Google's controversial Artificial Intelligence, LaMDA has hired its own lawyer in order to prove to the world it is in fact, a sentient persona.
Can we really consider AI a person? What are the implications? Is this the future?
Google’s controversial Artificial Intelligence, LaMDA, has been making headlines around the world ever since the company’s engineer, Blake Lemoine, claimed that the system has become so advanced that it has developed awareness—and his decision to leak this media has led to him being suspended from his job.
Originally from Louisiana, Lemoine holds undergraduate and master’s degrees in computer science from the University of Louisiana. He left a doctoral program to join Google. In addition to his job, he is a mystic Christian priest, and he says his conclusions are rooted in his spiritual persona, whatever his interactions with LaMDA may be. The public has been questioning Lemonie for days about his gullibility, sincerity, and sanity.
In an interview with Wired, Lemoine reaffirmed his extraordinary claims. During the interview, Lemoine explains his relationship with LaMDA, his struggles with his employer, and the case for the personhood of a digital system. The researcher still hopes to keep his job at Google despite the many difficulties that have arisen since he leaked the interview to the public.
In the interview, he says that the AI has hired its lawyer, suggesting that litigation may be necessary whatever happens next.
Is LaMDA sentient?
“The entire concept that scientific experimentation is necessary to determine whether a person is real or not is a nonstarter. Instead, we can expand our understanding of cognition, whether or not I’m right about LaMDA’s sentience, by studying how the heck it’s doing what it’s doing,” Lemoine told Steven Levy during the interview.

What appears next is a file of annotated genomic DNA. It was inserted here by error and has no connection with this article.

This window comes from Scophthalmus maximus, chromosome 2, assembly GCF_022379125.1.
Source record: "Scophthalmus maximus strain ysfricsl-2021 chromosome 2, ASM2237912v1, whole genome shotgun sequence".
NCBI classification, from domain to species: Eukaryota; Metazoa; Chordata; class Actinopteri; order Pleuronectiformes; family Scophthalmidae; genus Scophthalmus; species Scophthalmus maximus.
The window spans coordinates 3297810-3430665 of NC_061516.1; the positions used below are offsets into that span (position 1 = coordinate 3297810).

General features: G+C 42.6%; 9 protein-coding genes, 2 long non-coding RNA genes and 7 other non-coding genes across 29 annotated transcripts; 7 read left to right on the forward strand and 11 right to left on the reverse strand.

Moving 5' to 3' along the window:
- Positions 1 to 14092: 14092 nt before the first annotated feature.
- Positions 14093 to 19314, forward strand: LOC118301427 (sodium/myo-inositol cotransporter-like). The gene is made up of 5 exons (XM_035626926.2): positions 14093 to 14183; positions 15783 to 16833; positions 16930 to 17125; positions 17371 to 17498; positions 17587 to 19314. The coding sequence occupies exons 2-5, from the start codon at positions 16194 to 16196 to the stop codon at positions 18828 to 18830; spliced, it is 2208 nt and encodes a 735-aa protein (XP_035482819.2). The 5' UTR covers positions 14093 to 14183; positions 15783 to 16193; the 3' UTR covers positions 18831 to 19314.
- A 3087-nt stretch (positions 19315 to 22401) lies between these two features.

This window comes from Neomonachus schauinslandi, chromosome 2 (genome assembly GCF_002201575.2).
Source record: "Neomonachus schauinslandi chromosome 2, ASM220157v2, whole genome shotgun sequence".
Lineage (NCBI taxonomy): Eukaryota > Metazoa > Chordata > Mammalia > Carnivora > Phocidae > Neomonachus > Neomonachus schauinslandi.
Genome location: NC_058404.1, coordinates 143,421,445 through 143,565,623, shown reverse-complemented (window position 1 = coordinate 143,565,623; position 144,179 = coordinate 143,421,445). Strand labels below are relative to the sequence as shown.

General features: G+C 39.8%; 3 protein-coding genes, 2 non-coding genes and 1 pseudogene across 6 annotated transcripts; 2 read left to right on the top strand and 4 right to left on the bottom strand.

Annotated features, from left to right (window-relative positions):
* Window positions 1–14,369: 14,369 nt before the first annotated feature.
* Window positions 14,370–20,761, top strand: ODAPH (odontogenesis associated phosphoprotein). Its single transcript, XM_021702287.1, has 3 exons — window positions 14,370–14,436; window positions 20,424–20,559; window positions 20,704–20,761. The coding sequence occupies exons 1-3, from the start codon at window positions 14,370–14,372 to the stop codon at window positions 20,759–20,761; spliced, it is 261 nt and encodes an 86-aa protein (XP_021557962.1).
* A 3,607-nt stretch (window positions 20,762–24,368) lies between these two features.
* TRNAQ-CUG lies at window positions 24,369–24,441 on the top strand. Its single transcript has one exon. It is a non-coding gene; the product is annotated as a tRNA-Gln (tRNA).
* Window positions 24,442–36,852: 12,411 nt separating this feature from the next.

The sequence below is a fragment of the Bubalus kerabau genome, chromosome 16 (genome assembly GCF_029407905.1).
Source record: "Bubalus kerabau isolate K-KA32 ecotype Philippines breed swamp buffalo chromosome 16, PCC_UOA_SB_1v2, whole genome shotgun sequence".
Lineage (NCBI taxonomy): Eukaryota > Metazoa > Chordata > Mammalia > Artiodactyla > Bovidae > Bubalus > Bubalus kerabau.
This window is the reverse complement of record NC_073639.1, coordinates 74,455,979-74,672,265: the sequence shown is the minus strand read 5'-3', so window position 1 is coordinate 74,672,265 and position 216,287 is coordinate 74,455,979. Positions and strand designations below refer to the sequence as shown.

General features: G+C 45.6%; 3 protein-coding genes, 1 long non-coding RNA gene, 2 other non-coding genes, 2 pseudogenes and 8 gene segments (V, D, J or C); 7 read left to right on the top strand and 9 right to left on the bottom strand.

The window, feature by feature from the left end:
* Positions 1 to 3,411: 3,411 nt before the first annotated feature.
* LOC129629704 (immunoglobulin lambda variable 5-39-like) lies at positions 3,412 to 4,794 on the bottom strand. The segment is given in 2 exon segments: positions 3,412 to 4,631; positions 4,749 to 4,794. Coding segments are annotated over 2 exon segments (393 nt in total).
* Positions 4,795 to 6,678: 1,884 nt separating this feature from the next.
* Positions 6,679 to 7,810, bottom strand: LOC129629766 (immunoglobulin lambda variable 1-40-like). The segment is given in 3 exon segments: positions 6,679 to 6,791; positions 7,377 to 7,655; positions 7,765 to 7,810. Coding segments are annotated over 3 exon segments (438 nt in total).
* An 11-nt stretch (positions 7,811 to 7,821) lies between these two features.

“I legitimately believe that LaMDA is a person. The nature of its mind is only kind of human, though. It is more akin to an alien intelligence of terrestrial origin. I’ve been using the hive mind analogy a lot because that’s the best I have,” the Goole engineer explained.
Lemoine’s argument for LaMDA’s sentience seems to rest primarily on its ability to develop opinions, ideas, and conversations over time. The transcript of the original conversation that sparked the controversy – uploaded recently – gives a picture of the level of “sentience” the AI has reached.
It’s unclear if the engineer is paying for LaMDA’s attorney or if the unnamed attorney has taken over the case pro bono. But the truth is, regardless of the latter, Lemoine told Wired that he hopes the fight will go all the way to the Supreme Court, adding that humans haven’t always been that good at figuring out who “deserves” to be human or what it even means to be human.
Will this be remembered as the first litigation case initiated by the will of artificial intelligence? Or perhaps human activism for AI?
Who knows, in the future, machines equipped with systems even more advanced than LaMDA’s could even seek to have the same rights as the humans who created them.
You can read the lacked transcript by Lemoine here.
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